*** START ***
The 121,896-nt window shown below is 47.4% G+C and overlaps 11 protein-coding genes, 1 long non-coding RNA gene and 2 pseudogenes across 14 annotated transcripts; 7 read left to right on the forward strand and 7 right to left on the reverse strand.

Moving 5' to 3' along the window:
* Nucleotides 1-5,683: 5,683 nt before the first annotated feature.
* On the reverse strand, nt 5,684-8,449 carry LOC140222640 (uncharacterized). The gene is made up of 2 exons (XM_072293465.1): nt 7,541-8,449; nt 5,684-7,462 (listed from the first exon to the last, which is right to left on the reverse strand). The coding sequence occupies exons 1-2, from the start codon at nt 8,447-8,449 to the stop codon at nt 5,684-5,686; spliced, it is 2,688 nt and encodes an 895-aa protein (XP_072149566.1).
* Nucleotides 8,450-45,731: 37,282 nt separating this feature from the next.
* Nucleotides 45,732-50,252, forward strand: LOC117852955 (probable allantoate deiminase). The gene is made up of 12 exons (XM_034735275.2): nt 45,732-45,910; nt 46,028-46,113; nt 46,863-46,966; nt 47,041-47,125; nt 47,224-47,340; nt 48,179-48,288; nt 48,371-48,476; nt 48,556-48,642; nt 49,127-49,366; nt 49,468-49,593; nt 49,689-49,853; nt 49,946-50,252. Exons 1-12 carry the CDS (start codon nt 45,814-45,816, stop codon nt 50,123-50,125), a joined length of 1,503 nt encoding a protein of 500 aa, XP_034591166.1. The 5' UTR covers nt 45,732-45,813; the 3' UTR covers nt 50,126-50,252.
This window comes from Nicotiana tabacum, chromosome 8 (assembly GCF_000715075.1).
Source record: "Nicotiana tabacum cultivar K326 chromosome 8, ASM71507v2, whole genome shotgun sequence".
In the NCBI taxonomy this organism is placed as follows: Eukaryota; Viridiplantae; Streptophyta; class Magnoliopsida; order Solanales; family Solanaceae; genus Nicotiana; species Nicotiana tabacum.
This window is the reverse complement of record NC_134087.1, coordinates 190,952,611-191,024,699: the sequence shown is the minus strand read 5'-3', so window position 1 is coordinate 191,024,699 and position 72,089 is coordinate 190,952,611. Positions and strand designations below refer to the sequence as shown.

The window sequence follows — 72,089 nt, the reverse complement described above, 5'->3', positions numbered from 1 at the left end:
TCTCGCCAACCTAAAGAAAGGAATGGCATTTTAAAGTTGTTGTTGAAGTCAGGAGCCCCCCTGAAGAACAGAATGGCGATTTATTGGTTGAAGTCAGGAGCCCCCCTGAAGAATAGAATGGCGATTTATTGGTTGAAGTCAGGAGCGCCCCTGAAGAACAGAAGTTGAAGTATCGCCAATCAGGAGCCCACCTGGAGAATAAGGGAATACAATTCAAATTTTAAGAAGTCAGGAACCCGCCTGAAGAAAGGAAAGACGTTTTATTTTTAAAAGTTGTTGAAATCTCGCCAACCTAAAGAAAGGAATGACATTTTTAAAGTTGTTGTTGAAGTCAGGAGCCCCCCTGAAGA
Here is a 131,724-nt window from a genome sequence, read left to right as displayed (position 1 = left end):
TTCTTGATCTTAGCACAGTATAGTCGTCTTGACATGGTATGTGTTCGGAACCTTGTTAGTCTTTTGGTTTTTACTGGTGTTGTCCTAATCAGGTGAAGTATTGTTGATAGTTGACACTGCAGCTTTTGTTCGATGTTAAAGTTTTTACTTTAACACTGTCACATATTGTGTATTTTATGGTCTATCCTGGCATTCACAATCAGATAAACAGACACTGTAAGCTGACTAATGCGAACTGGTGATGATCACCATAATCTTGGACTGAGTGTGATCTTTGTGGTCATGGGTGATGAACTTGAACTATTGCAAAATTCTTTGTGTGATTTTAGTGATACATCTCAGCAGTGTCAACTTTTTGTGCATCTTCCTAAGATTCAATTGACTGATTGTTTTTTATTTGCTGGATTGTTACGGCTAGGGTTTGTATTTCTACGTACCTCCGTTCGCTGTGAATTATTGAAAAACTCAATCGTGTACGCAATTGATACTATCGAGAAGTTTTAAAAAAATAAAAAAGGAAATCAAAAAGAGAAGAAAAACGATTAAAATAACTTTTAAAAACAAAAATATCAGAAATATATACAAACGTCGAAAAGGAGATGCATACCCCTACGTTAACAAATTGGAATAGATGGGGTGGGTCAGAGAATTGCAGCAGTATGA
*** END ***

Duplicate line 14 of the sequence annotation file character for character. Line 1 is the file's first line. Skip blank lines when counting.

TTCTTGATCTTAGCACAGTATAGTCGTCTTGACATGGTATGTGTTCGGAACCTTGTTAGTCTTTTGGTTTTTACTGGTGTTGTCCTAATCAGGTGAAGTATTGTTGATAGTTGACACTGCAGCTTTTGTTCGATGTTAAAGTTTTTACTTTAACACTGTCACATATTGTGTATTTTATGGTCTATCCTGGCATTCACAATCAGATAAACAGACACTGTAAGCTGACTAATGCGAACTGGTGATGATCACCATAATCTTGGACTGAGTGTGATCTTTGTGGTCATGGGTGATGAACTTGAACTATTGCAAAATTCTTTGTGTGATTTTAGTGATACATCTCAGCAGTGTCAACTTTTTGTGCATCTTCCTAAGATTCAATTGACTGATTGTTTTTTATTTGCTGGATTGTTACGGCTAGGGTTTGTATTTCTACGTACCTCCGTTCGCTGTGAATTATTGAAAAACTCAATCGTGTACGCAATTGATACTATCGAGAAGTTTTAAAAAAATAAAAAAGGAAATCAAAAAGAGAAGAAAAACGATTAAAATAACTTTTAAAAACAAAAATATCAGAAATATATACAAACGTCGAAAAGGAGATGCATACCCCTACGTTAACAAATTGGAATAGATGGGGTGGGTCAGAGAATTGCAGCAGTATGA